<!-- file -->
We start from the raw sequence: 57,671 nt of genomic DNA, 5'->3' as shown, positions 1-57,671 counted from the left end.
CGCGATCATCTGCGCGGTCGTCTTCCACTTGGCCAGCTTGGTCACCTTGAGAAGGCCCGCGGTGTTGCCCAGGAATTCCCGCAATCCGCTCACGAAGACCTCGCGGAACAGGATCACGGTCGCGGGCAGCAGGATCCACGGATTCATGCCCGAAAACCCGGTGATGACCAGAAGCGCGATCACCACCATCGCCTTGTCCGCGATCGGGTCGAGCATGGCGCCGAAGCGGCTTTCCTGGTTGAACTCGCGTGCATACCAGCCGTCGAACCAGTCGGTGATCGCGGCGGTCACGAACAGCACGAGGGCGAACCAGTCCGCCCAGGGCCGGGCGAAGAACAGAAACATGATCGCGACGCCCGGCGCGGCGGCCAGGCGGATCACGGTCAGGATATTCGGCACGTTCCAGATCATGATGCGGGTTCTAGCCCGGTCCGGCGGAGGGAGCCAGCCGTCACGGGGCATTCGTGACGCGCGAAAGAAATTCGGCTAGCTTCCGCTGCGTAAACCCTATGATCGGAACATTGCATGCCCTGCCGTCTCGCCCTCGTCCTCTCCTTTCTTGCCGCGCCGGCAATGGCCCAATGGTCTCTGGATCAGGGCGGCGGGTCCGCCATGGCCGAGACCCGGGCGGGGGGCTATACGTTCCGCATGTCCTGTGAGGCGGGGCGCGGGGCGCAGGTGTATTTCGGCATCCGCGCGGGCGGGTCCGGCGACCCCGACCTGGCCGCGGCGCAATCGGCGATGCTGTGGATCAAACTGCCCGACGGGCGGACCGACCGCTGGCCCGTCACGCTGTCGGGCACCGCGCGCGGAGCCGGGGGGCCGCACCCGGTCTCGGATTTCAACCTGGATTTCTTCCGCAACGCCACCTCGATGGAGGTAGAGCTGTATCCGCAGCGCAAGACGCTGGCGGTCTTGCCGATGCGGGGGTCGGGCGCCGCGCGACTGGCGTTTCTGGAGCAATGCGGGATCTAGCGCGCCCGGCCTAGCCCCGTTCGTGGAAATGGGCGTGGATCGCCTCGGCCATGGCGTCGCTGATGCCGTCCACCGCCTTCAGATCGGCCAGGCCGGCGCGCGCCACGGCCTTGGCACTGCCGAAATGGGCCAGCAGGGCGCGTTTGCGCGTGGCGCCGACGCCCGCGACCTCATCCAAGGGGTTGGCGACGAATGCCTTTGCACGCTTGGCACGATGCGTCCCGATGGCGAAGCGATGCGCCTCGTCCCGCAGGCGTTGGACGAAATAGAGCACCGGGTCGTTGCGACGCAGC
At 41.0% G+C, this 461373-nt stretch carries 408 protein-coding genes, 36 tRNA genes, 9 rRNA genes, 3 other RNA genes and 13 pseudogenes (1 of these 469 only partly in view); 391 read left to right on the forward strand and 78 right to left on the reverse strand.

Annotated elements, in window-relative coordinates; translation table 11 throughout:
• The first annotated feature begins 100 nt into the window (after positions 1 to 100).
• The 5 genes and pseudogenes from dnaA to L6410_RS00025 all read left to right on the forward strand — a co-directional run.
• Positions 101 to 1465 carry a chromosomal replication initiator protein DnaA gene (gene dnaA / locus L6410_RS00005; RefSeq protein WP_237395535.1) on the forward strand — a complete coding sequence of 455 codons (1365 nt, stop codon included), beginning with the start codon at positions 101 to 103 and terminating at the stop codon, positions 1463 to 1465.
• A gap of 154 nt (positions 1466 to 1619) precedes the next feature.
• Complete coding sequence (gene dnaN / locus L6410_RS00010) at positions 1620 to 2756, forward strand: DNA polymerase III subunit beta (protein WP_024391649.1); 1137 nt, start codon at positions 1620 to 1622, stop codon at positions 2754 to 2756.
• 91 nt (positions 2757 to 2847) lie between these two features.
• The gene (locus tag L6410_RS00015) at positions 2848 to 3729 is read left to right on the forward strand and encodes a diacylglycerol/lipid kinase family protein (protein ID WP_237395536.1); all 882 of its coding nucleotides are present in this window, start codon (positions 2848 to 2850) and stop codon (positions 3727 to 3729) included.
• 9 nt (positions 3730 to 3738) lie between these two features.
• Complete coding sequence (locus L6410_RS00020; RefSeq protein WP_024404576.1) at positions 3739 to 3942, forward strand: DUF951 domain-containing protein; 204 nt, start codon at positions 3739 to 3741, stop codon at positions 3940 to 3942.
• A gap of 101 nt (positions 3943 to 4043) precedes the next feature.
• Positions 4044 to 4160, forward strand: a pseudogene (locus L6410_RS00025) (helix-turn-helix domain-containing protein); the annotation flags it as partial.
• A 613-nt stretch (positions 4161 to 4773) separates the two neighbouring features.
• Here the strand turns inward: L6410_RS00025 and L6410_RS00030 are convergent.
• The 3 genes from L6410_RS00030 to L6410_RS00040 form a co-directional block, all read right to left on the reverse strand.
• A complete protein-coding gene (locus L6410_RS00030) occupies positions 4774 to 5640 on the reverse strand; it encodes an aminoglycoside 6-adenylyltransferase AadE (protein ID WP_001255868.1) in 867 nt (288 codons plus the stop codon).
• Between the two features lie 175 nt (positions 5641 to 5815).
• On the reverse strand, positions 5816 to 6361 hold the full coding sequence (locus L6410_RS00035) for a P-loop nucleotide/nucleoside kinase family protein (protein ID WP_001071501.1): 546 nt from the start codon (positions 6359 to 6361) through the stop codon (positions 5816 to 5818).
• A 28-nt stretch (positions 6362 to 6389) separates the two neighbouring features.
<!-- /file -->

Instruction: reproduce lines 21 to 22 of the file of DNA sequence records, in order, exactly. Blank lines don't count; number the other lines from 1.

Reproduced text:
• On the reverse strand, positions 5816 to 6361 hold the full coding sequence (locus L6410_RS00035) for a P-loop nucleotide/nucleoside kinase family protein (protein ID WP_001071501.1): 546 nt from the start codon (positions 6359 to 6361) through the stop codon (positions 5816 to 5818).
• A 28-nt stretch (positions 6362 to 6389) separates the two neighbouring features.